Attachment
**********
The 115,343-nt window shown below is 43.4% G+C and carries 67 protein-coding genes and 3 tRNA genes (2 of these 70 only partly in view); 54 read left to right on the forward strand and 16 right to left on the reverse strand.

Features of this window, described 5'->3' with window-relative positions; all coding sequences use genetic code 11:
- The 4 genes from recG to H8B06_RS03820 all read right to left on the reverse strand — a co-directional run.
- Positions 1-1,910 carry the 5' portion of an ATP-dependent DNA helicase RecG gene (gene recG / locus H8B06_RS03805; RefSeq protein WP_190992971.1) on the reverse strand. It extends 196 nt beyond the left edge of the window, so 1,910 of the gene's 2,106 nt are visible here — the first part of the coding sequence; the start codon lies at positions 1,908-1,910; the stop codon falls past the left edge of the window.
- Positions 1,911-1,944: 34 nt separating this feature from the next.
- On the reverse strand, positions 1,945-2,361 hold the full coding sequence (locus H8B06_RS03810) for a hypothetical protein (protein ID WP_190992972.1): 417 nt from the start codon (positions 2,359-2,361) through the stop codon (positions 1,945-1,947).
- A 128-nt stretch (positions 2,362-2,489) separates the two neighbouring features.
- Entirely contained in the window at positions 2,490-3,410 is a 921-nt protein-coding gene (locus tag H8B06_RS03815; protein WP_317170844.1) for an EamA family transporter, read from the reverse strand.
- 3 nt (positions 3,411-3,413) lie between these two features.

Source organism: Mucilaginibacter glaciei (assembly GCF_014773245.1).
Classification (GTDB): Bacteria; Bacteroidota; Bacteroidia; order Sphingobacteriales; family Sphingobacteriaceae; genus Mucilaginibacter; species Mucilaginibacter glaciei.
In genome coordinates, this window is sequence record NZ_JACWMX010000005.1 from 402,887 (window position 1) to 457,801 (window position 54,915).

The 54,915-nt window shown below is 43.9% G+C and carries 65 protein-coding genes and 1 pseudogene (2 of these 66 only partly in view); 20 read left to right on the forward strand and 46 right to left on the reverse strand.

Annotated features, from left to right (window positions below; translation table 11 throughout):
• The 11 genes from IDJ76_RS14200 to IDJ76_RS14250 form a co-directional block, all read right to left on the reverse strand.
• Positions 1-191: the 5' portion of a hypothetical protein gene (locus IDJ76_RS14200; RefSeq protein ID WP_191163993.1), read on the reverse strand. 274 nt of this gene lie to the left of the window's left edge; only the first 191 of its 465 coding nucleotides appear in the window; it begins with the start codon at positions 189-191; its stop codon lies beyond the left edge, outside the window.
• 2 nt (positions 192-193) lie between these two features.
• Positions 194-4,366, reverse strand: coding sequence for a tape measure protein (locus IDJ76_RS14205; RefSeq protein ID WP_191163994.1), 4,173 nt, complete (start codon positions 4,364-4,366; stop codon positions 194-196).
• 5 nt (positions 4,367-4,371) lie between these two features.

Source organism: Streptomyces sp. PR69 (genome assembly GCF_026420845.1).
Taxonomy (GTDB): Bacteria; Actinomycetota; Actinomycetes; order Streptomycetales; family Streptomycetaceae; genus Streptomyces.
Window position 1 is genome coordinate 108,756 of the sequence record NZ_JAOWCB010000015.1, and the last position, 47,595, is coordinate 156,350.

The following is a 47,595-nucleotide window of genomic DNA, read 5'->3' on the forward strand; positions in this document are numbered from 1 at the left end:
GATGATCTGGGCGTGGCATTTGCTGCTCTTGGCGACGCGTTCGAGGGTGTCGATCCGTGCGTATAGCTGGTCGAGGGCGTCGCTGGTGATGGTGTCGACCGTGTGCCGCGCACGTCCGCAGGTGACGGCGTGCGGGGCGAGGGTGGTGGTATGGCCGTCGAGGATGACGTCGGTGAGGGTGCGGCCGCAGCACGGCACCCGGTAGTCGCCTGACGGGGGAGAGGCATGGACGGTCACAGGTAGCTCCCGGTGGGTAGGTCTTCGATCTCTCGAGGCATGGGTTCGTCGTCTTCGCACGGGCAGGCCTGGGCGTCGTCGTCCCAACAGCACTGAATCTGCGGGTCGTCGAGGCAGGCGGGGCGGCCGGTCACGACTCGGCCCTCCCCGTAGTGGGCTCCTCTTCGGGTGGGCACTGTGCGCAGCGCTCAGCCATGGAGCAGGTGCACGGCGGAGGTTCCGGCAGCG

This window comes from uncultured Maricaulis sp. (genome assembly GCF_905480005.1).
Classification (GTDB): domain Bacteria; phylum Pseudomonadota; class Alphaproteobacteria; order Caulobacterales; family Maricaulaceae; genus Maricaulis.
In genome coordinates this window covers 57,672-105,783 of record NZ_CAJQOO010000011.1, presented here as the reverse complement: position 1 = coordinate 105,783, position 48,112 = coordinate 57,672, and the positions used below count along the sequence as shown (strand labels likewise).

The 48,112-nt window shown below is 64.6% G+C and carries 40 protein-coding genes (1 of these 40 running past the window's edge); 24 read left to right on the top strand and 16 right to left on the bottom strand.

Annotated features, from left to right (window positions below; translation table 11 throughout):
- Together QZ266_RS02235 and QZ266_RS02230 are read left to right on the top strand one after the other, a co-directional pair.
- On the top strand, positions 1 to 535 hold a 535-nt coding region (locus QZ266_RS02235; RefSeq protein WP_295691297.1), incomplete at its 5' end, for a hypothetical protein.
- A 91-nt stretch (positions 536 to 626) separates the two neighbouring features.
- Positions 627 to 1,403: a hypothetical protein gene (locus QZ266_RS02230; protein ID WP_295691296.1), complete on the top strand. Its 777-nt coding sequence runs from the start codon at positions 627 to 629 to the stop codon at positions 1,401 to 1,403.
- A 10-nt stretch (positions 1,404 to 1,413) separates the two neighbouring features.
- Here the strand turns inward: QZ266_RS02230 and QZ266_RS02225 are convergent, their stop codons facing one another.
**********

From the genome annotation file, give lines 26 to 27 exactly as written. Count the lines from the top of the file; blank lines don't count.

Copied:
Classification (GTDB): domain Bacteria; phylum Pseudomonadota; class Alphaproteobacteria; order Caulobacterales; family Maricaulaceae; genus Maricaulis.
In genome coordinates this window covers 57,672-105,783 of record NZ_CAJQOO010000011.1, presented here as the reverse complement: position 1 = coordinate 105,783, position 48,112 = coordinate 57,672, and the positions used below count along the sequence as shown (strand labels likewise).